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Thread: 35 year rule has this finally reached a limit of what is an antique? 1985 is it?

  1. #11
    Join Date
    Apr 2011
    Location
    Ontario, Canada
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    78

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    Would an ‘&2 FXR or a first year Fatboy be special interest? I am just asking, I love the idea of a first year Fatboy being restored to original, not many still in gray with the yellow accents.

    Craig

  2. #12
    Join Date
    Aug 2006
    Location
    So Cal
    Posts
    898

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    it is the times we live in, no way around it. Remember, when the club got started. A lot of folks looked at an old machine from the 20's or 30's and said that thing is not an antique - I remember when those were new :-) 35 years is 35 years, though I have virtually no interest in any thing approaching the 70's or later

  3. #13
    Join Date
    Jul 2010
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    Ohio
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    680

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    I have no interest in anything above the '60's. The newest bike I own is a '69 and even though it is 49 yrs old I have a hard time accepting a Shovelhead as an antique. But as we each die off and younger people join the club, what is considered antique will be relative to that age group just as it has been, whether we as the current members like it or not.
    Bob Rice #6738

  4. #14
    Join Date
    Jan 2003
    Location
    England
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    1,323

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    I'm still OK with the AMCA 35 year rule. There are plenty of interesting newer bikes, like the unrestored Moto Guzzi SP1000 I just parted with that was only made in 1978 and '79. And try finding an iron head Sportster that hasn't been rebuilt three times by young owners, crashed twice and chromed within an inch of its life. Those widow maker Kawasaki two strokes are fetching fancy money, and rotary engined bikes are always worth a look. A lot of the really modern bikes will be unrestorable when the electronics pack up, so make the most of what we have. I don't see pre-war bike prices rising inexorably either. The Antique Car Club shows a division between older guys with brass radiator cars, and younger guys looking for muscle cars. Look at the auction prices on low volume car variants from the 1960s and 70s, while those buses from the 1920s and 30s are more museum pieces. In the UK we have over 1000 registered Pioneer motorcycles (pre-1915) with 300+ turning up each March for the Sunbeam Club Pioneer Run. These are still relatively affordable, because you can really only ride them once or twice a year under controlled conditions. A 1921 (say) Harley would not be a big money bike to me, just a curiosity that is hard to ride. I reserve the right to change my mind when the first Harley Evo is 35 years old, but finding a good unrestored one will still be a struggle.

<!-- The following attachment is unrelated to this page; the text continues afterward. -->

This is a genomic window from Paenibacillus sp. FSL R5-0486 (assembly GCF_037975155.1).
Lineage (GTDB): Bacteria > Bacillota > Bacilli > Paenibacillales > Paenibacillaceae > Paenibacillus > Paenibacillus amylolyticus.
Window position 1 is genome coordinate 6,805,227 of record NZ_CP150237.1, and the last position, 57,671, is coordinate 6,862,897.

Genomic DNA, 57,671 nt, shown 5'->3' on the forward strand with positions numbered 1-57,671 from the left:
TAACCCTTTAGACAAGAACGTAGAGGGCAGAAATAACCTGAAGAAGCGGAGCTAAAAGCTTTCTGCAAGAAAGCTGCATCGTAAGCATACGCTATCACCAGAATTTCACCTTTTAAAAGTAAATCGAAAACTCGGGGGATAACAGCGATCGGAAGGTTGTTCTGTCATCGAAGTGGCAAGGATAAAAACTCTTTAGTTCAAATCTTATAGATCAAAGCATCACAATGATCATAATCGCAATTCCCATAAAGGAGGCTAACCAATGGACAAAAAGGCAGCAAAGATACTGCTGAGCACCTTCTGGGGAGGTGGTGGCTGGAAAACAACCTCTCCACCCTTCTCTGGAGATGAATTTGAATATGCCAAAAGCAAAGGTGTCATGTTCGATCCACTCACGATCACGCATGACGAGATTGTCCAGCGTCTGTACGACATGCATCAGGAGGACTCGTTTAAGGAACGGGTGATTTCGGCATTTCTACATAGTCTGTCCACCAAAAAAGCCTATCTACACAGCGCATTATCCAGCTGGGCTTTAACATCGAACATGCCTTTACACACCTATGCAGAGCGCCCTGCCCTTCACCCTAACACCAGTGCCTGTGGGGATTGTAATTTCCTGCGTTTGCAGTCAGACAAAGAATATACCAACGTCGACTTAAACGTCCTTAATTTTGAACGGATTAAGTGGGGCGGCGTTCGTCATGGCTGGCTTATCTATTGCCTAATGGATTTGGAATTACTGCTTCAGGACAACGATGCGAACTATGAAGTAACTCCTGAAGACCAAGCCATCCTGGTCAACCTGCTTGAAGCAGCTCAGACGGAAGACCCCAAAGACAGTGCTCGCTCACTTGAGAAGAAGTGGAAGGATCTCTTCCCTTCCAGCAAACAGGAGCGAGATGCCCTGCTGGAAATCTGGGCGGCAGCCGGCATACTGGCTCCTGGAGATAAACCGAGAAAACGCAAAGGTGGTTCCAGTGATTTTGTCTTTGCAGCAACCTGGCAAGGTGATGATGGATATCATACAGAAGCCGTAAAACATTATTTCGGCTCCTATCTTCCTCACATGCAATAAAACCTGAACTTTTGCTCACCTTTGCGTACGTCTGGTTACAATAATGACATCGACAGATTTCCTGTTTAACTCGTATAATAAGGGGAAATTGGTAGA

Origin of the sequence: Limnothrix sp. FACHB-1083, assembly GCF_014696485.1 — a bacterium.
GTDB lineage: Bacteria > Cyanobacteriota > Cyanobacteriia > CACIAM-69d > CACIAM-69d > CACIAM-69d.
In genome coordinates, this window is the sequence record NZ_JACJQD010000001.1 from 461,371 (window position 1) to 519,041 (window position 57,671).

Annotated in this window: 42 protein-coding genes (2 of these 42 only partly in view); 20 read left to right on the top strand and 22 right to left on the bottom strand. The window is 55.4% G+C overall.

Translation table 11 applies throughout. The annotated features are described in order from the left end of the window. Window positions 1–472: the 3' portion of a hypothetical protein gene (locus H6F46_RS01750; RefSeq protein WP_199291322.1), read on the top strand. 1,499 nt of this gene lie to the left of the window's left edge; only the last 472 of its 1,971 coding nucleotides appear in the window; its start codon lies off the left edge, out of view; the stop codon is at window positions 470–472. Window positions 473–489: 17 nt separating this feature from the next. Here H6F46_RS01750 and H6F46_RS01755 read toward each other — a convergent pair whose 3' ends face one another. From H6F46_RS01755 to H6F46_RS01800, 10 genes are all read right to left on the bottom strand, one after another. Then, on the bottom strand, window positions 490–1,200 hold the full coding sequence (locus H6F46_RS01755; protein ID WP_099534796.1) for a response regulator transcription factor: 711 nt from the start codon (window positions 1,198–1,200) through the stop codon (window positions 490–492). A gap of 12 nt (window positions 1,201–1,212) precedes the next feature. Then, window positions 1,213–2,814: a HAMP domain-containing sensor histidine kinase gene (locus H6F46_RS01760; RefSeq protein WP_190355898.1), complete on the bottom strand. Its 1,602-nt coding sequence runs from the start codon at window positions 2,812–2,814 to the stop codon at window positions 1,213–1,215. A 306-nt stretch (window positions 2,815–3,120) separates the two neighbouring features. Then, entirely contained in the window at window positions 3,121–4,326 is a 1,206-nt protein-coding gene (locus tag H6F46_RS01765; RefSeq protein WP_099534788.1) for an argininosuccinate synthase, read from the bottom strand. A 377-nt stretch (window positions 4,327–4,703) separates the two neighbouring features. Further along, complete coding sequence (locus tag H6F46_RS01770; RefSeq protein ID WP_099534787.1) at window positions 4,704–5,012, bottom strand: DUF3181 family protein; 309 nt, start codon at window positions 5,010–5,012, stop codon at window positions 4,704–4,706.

5. #15
    Join Date
    Sep 2005
    Location
    Sarasota, Florida
    Posts
    4,178

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    If I went to the trouble, time and expense to go half way across the country to a National AMCA meet, and half the bikes there were post 1975, that would be that last time I would attend that meet. Of course the AMCA will survive, and its members will sort this out by natural selection but right now in 2018, there are still a majority of older members and I know that many of them are doing their swap meets on ebay. I mean, I would definitely go across the street to see a neighbors 1985 Sportster, or 1979 Honda, but that's about as far as I would travel to see bikes of that vintage. I have recently developed an interest in Japanese motorcycles so I joined the VJMC, and they are much better than the AMCA when it comes to representing that interest. I still struggle to understand why so many members think the AMCA should be a 'one size fits all' club.
    Eric Smith
    AMCA #886

  6. #16

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  7. #17

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    I don’t think the AMCA is trying to be something for everyone, it’s about antique motorcycles. My idea of an antique and yours might be different but there has to be some kind of guideline without being too restrictive.
    It’s a moving target and I think the 35 year rule is right there. Most people consider things built before they were born as antiques and the younger ones aren’t going to be able to afford or might not even have interest in the prewar stuff.